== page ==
Genomic Profiling Tests Cleared by FDA Can Help Guide Cancer Treatment, Clinical Trial Enrollment
December 21, 2017, by NCI Staff
Over the past month, the Food and Drug Administration (FDA) has approved two tests to identify genetic alterations in tumors.
The most recent approval, on December 1, is the FoundationOne CDx (F1CDx) genomic test, which can identify cancer-associated alterations in 324 genes and two types of genomic alterations—called genomic signatures—in any type of solid tumor.
Among other uses, the approval allows F1CDx to be used as a companion diagnostic test for 15 different targeted therapies used to treat five types of cancer (see table at bottom). A companion diagnostic is used to determine whether a patient is a candidate for a specific therapy by identifying whether their tumor has a specific genetic alteration.
Data that led to the test’s approval showed that it could accurately detect selected mutation types about 95% of the time.
On the same day, the Centers for Medicare & Medicaid Services (CMS) proposed national coverage of F1CDx and certain other diagnostic tests that use next-generation sequencing technology, which can rapidly analyze many genes simultaneously.
The proposed coverage includes the use of these tests in patients with recurrent or metastatic solid cancers who have not previously used the test and who wish to pursue further treatment for which the test can serve as a companion diagnostic.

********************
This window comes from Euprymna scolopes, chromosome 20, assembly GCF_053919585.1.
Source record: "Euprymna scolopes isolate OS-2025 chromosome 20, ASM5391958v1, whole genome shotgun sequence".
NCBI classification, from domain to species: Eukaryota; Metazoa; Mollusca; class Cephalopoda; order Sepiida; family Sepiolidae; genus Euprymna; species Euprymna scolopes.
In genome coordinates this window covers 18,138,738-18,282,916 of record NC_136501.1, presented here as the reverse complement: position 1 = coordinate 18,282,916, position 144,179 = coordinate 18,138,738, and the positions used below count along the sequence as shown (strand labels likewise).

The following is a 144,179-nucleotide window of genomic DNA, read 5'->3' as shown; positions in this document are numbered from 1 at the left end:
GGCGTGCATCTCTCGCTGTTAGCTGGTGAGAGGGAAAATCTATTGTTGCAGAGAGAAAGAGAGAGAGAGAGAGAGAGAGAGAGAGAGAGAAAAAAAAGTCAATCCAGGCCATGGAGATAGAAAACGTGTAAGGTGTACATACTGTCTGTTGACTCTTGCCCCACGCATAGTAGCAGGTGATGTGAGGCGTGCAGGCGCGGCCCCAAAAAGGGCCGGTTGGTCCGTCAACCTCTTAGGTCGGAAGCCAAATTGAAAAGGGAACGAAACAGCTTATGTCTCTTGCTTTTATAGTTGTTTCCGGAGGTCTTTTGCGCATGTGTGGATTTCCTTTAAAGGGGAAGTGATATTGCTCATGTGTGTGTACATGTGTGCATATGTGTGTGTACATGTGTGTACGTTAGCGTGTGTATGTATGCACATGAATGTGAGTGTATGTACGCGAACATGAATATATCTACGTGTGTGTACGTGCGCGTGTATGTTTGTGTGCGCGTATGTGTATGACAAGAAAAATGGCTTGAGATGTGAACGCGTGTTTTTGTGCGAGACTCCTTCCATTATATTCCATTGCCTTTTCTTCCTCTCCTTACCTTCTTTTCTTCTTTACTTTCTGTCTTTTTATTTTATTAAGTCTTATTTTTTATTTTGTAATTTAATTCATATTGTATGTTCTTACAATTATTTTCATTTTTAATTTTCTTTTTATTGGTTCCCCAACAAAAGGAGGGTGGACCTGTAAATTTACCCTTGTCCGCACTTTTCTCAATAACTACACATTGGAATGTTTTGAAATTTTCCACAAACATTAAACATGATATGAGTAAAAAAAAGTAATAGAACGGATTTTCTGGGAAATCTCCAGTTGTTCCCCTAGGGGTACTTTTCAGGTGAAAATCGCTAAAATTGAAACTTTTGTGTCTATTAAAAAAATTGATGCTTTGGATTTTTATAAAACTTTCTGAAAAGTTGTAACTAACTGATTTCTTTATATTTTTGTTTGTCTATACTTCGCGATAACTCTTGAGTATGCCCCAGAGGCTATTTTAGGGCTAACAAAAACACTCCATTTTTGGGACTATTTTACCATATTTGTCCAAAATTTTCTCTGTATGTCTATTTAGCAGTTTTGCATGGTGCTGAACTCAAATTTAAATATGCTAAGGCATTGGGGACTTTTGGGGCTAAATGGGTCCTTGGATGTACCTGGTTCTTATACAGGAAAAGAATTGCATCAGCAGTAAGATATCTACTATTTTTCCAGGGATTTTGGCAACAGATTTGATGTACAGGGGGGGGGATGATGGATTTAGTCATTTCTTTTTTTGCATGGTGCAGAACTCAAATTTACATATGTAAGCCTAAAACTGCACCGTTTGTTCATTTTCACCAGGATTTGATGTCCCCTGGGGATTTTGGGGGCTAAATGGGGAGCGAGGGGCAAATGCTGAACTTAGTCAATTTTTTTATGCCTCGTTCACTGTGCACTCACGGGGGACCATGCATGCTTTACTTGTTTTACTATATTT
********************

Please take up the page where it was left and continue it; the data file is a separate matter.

CMS’ coverage proposal, known as a national coverage determination, is subject to a 30-day public comment period before it can be finalized.
MSK-IMPACT Tumor Profiling Test Cleared
FDA’s approval of F1CDx follows closely on the heels of its November 15 authorization of another next-generation sequencing test to analyze genetic changes in patients’ tumors.
That test—called MSK-IMPACT and developed for use only at Memorial Sloan Kettering Cancer Center (MSKCC) in New York—can scan tumor samples for 468 different cancer-associated mutations or alterations.
Laboratory tests developed by and used only at a single hospital currently do not require FDA review and authorization to be offered to patients.
But as tumor profiling tests are increasingly influencing patient care, having a process in place for institutions to show that these tests meet standards for quality and reliability is important, said Tracy Lively, Ph.D., chief of the Diagnostics Evaluation Branch in NCI’s Division of Cancer Treatment and Diagnosis.
“I’m very pleased to see that we’re now getting an FDA label on tests like these, which are very broad panels not tied to any specific tumor type or specific drug,” added Dr. Lively.
“Both tests enable physicians to look at a broad range of genetic abnormalities in their patients’ tumors, some of which might be tied to particular approved drugs and some of which might be useful for other reasons,” such as identifying potential participants for clinical trials, she continued.
A major advantage of multigene tests is their ability to get a lot of information out of a single tissue sample, explained Dr. Lively. This is important because it can often be difficult to get enough tissue from a tumor biopsy for several separate tests.
New Review Pathways for Genomic Tests
The F1CDx test is the fifth next-generation sequencing-based test for cancer to be approved by FDA, but is the first such test to be reviewed as part of an FDA–CMS initiative designed to speed promising new technologies to market.